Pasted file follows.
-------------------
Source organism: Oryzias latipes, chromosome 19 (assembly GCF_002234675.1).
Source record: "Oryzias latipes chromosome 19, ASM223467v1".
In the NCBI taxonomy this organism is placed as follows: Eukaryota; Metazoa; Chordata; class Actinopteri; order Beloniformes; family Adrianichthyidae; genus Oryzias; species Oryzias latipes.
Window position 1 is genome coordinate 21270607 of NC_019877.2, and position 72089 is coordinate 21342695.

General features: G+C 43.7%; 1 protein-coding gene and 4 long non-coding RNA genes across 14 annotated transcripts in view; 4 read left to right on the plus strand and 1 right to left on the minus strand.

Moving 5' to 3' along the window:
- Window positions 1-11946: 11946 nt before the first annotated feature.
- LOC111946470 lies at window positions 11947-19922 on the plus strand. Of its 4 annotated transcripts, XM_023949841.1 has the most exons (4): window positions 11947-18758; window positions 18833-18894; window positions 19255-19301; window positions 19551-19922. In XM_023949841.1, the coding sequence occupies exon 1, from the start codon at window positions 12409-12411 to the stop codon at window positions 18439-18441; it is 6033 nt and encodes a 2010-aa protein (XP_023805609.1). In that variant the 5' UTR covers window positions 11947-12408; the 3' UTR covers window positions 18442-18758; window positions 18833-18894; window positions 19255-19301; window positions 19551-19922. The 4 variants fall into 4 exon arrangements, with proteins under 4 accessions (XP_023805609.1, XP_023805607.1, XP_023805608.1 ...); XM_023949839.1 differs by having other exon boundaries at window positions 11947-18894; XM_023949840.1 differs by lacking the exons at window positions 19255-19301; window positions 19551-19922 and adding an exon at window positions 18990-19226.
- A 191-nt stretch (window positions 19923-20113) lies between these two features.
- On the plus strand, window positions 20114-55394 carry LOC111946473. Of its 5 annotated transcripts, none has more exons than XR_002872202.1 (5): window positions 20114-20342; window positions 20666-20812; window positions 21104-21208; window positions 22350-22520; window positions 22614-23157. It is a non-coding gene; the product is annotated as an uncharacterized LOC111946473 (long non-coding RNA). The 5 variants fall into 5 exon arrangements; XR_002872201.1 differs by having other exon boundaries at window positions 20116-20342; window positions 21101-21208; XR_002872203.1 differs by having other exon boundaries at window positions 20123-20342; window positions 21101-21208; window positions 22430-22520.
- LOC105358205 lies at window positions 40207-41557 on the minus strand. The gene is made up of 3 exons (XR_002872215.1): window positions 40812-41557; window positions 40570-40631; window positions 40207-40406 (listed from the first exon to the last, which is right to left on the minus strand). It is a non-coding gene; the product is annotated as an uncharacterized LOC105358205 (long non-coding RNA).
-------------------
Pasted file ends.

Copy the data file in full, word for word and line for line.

Source organism: Oryzias latipes, chromosome 19 (assembly GCF_002234675.1).
Source record: "Oryzias latipes chromosome 19, ASM223467v1".
In the NCBI taxonomy this organism is placed as follows: Eukaryota; Metazoa; Chordata; class Actinopteri; order Beloniformes; family Adrianichthyidae; genus Oryzias; species Oryzias latipes.
Window position 1 is genome coordinate 21270607 of NC_019877.2, and position 72089 is coordinate 21342695.

General features: G+C 43.7%; 1 protein-coding gene and 4 long non-coding RNA genes across 14 annotated transcripts in view; 4 read left to right on the plus strand and 1 right to left on the minus strand.

Moving 5' to 3' along the window:
- Window positions 1-11946: 11946 nt before the first annotated feature.
- LOC111946470 lies at window positions 11947-19922 on the plus strand. Of its 4 annotated transcripts, XM_023949841.1 has the most exons (4): window positions 11947-18758; window positions 18833-18894; window positions 19255-19301; window positions 19551-19922. In XM_023949841.1, the coding sequence occupies exon 1, from the start codon at window positions 12409-12411 to the stop codon at window positions 18439-18441; it is 6033 nt and encodes a 2010-aa protein (XP_023805609.1). In that variant the 5' UTR covers window positions 11947-12408; the 3' UTR covers window positions 18442-18758; window positions 18833-18894; window positions 19255-19301; window positions 19551-19922. The 4 variants fall into 4 exon arrangements, with proteins under 4 accessions (XP_023805609.1, XP_023805607.1, XP_023805608.1 ...); XM_023949839.1 differs by having other exon boundaries at window positions 11947-18894; XM_023949840.1 differs by lacking the exons at window positions 19255-19301; window positions 19551-19922 and adding an exon at window positions 18990-19226.
- A 191-nt stretch (window positions 19923-20113) lies between these two features.
- On the plus strand, window positions 20114-55394 carry LOC111946473. Of its 5 annotated transcripts, none has more exons than XR_002872202.1 (5): window positions 20114-20342; window positions 20666-20812; window positions 21104-21208; window positions 22350-22520; window positions 22614-23157. It is a non-coding gene; the product is annotated as an uncharacterized LOC111946473 (long non-coding RNA). The 5 variants fall into 5 exon arrangements; XR_002872201.1 differs by having other exon boundaries at window positions 20116-20342; window positions 21101-21208; XR_002872203.1 differs by having other exon boundaries at window positions 20123-20342; window positions 21101-21208; window positions 22430-22520.
- LOC105358205 lies at window positions 40207-41557 on the minus strand. The gene is made up of 3 exons (XR_002872215.1): window positions 40812-41557; window positions 40570-40631; window positions 40207-40406 (listed from the first exon to the last, which is right to left on the minus strand). It is a non-coding gene; the product is annotated as an uncharacterized LOC105358205 (long non-coding RNA).